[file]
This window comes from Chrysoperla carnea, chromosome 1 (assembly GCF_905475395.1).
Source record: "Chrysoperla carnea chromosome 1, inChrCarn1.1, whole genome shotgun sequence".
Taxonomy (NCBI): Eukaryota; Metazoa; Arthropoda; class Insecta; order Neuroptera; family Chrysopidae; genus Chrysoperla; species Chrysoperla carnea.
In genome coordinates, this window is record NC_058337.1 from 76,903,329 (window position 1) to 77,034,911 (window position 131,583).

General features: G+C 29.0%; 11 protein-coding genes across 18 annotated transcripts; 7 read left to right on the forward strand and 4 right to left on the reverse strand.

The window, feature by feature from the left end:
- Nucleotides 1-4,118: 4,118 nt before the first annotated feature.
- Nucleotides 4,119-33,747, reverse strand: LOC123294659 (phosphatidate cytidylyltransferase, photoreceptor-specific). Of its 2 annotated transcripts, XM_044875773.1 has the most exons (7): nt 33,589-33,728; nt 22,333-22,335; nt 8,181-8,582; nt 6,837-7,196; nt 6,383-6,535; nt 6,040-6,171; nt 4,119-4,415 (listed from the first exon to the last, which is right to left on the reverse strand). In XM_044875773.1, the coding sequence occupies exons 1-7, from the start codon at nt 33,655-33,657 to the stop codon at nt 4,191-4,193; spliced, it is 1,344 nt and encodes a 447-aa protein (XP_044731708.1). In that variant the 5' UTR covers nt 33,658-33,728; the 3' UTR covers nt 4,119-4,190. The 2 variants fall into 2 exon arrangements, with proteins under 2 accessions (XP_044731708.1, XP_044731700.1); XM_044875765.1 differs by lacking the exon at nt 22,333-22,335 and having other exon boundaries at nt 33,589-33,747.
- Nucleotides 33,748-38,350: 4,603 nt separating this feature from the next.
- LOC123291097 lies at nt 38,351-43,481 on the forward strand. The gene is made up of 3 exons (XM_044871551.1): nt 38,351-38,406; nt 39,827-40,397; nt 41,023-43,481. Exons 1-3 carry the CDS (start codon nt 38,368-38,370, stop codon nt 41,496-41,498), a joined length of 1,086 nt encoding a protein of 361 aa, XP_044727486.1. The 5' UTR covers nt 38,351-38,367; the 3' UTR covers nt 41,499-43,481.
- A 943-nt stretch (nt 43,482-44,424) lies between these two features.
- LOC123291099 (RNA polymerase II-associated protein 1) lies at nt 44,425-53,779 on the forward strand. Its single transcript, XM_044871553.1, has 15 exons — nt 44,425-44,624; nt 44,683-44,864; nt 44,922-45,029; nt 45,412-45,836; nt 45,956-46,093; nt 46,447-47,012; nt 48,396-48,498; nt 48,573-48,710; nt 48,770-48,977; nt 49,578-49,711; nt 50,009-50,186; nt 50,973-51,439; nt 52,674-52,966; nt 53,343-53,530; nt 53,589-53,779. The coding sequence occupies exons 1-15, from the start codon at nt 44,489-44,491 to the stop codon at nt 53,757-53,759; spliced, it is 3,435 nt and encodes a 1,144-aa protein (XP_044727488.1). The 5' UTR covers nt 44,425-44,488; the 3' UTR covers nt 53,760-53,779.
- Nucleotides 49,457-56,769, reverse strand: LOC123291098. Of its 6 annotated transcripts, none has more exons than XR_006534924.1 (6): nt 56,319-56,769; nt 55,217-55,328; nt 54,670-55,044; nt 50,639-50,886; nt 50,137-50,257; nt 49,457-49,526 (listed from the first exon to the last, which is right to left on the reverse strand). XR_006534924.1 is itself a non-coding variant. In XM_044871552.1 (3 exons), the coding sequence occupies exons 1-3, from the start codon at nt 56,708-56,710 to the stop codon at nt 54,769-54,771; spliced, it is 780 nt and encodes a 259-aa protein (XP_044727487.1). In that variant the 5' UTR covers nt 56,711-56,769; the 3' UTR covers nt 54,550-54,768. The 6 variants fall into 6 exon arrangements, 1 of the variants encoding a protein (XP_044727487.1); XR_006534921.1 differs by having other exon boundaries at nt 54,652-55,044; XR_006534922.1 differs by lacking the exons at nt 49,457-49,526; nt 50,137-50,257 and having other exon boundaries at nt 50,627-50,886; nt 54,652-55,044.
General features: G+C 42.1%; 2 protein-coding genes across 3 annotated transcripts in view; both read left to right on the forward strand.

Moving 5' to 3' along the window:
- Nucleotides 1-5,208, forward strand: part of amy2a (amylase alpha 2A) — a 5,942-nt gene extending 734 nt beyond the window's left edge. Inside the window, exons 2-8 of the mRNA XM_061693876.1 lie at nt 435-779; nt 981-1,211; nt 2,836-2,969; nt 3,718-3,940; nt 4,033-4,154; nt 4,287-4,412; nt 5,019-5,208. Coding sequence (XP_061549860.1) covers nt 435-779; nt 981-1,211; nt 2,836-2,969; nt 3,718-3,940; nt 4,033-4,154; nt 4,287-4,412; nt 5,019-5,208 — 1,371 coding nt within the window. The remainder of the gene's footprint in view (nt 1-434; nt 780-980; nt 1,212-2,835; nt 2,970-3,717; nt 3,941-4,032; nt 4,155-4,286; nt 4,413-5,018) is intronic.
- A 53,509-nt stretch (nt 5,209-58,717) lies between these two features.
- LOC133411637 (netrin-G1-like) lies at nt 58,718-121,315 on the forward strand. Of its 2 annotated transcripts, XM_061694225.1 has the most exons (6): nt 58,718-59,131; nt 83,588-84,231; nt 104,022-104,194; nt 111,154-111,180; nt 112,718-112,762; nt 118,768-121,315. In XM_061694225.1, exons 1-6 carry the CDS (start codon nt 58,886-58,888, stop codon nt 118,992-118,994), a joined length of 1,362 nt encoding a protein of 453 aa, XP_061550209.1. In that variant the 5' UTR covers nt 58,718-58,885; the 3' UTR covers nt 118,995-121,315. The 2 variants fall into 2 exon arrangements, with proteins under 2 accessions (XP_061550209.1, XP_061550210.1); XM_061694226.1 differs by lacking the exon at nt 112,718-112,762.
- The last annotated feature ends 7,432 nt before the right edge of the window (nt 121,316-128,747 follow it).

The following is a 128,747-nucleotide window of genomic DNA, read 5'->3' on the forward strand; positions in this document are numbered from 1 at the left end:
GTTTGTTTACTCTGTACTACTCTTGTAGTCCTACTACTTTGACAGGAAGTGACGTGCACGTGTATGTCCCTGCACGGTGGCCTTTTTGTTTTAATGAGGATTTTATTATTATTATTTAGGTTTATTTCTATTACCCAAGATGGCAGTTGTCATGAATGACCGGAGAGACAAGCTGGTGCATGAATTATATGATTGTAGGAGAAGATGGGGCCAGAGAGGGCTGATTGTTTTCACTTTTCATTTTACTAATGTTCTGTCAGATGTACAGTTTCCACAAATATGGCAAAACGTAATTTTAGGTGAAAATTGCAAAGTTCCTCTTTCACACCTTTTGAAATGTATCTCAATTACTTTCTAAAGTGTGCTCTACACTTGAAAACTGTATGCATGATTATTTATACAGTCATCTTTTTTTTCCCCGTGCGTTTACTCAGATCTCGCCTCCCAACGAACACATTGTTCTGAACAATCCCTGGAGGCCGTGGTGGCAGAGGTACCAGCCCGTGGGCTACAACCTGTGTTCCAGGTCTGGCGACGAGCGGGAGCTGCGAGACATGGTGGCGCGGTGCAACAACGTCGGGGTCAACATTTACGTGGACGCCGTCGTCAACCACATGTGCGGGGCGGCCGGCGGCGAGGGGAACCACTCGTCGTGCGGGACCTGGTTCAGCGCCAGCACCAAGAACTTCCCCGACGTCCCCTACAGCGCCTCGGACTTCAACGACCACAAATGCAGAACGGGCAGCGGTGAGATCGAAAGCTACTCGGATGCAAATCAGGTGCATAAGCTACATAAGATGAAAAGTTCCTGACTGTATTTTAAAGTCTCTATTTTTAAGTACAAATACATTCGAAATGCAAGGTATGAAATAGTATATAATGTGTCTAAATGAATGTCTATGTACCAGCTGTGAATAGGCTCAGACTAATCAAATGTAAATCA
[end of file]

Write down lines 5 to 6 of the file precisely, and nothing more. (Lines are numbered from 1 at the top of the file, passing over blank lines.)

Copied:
General features: G+C 29.0%; 11 protein-coding genes across 18 annotated transcripts; 7 read left to right on the forward strand and 4 right to left on the reverse strand.

The window, feature by feature from the left end: